Elements of Design

Trails Tryptch

A colleague of mine in England recently set out to do some street photography and posted some results on her blog.  As most of her photographic emphasis has been on portraiture this was a challenge she forced on herself to try, to see the world in a different way through her lens.  It’s so easy to find yourself seeing the same things through your camera and then wonder why your images are not different.  Composing in a completely new environment is one way to reset how you see interesting aspects of the world around you and I applaud her determination.

I was fortunate lately to be in a workshop with two long-time practitioners of street photography – William Albert Allard and Jay Maisel.  I think they would both say their ventures out with camera in hand are less about seeking a specific image and more about being ready to capture a distinctive moment.  For them keeping an eye out for what goes on before the shutter is released is equally important to the moment captured and they both talked of developing an almost sixth sense, anticipating where the flow of action was going and what might happen when it converges with a story.

Street photography is not something I particularly pursue, mostly because of my reluctance to photograph people (Bill Allard told me to get over it!  Maybe later.).  So instead, I pursue a similar approach in the woods – sort of a trail photography.  What I mean by this is instead of heading out to find a particular composition I tend to wander through the woods or fields or parks just being aware of what’s going on and what might happen.  Now that I’m more sensitive to light I find myself watching the sky as well as the ground (“will that cloud pass between the sun and that grove of trees?”, “will this look better at a different time of day?”) to forecast what image might develop within my area of interest.  And, because I’m improving my appreciation for B&W, I’m also trying to “see” grades of tones and textures that could be interesting either supporting an image or as the main element.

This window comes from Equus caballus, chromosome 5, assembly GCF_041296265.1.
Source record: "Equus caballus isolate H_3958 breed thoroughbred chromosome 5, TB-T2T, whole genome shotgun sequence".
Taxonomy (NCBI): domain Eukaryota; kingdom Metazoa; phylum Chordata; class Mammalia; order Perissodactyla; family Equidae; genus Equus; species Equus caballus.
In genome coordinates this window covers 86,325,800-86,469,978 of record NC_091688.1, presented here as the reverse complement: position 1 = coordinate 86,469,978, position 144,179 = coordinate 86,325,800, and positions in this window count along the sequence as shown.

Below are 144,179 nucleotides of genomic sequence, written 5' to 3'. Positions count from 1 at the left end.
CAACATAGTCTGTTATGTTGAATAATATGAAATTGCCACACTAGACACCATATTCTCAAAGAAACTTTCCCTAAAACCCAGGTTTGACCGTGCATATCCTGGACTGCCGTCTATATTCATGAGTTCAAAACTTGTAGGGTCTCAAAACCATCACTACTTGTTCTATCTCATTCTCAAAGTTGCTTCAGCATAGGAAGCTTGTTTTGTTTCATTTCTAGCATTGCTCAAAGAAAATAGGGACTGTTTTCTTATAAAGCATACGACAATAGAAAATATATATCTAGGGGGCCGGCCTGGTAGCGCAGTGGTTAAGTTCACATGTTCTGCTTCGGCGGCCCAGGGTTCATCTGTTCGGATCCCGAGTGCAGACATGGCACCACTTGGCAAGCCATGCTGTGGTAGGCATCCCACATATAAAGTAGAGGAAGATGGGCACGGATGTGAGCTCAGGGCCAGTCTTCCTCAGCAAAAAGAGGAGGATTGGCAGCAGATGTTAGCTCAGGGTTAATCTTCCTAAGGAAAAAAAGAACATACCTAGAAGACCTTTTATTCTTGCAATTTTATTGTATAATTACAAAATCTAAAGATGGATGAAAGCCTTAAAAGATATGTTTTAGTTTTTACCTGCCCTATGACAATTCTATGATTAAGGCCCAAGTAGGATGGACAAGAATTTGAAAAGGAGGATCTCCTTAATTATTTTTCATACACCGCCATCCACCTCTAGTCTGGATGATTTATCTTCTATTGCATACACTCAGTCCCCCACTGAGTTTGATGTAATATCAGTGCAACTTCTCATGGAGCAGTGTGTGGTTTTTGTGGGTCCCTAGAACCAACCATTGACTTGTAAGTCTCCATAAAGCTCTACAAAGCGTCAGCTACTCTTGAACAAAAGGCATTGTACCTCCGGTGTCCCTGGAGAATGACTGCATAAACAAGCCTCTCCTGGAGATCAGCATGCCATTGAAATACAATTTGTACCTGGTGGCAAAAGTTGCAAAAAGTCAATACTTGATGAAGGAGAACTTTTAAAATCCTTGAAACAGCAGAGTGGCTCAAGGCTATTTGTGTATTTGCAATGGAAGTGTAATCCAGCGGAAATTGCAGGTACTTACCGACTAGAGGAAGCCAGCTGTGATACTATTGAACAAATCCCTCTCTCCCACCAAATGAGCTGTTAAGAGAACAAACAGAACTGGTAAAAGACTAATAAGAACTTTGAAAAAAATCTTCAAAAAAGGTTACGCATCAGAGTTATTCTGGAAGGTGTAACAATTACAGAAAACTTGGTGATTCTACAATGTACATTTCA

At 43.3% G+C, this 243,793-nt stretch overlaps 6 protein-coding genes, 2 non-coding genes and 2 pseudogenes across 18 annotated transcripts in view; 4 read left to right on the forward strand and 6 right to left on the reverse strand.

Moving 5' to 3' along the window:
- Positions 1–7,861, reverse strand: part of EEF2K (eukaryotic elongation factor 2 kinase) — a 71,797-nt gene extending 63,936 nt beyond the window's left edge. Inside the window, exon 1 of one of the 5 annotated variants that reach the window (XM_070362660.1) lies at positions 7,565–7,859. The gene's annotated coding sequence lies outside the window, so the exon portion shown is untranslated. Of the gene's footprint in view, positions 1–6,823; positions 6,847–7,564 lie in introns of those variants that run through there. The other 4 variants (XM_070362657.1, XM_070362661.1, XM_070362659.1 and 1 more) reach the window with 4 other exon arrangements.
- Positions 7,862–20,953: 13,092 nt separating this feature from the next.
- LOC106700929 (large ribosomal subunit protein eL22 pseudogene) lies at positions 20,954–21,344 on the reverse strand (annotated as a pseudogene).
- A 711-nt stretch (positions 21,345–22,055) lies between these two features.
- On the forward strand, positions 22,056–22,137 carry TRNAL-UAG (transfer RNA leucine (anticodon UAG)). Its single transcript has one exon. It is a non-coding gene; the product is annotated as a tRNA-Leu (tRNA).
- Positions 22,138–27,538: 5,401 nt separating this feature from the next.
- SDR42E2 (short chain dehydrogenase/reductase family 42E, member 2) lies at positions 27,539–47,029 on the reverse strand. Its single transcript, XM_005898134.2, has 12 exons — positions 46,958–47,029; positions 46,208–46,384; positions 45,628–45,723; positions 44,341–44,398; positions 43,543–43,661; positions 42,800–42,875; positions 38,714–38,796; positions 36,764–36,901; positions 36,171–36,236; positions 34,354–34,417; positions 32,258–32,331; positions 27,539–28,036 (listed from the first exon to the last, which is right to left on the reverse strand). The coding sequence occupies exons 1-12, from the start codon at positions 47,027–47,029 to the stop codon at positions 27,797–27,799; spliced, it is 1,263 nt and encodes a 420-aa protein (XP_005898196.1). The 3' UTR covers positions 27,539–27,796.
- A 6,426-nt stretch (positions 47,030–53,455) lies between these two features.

Following this approach I’m becoming more sensitive to those design elements you read about in many photography books – the elements I should have been paying attention to all those years I was frustrated with my pictures.  Today I found this bike trail in the woods and it, along with the shadows being cast by the low winter sun, made compositions jump out at me.  I particularly like the far right image – the tree stands firmly rooted between its shadow and the trail curving around it, connecting the sky to the ground via its upstretched limbs.  There’s a nice gradation of light wrapping around the left side of the trunk, giving the tree a little dimensionality and helping it stand out against the background.  The tree in the left picture doesn’t show this gradation because the angle I chose to compose in order to get the shadow stretching along the trail meant the trunk was in straight sunlight, making it look flatter.  It stands out against its background only because it is a darker tone but it doesn’t offer a sense of roundness like the image on the right.  Another element to be aware of in the future.

The picture in the middle is all about the broken line of trail that implies a connection for the eye to travel from foreground to background, jumping across the prairie grass to follow the trail into the woods.  The shadows of the grass laying across the trail in the foreground help give it some depth, showing how it is cut into the earth and not just lying on top of it.

Perhaps one day all this education out in nature will benefit my attempts at street photography but for now I’ll keep wandering around the woods to see what stories I can find.


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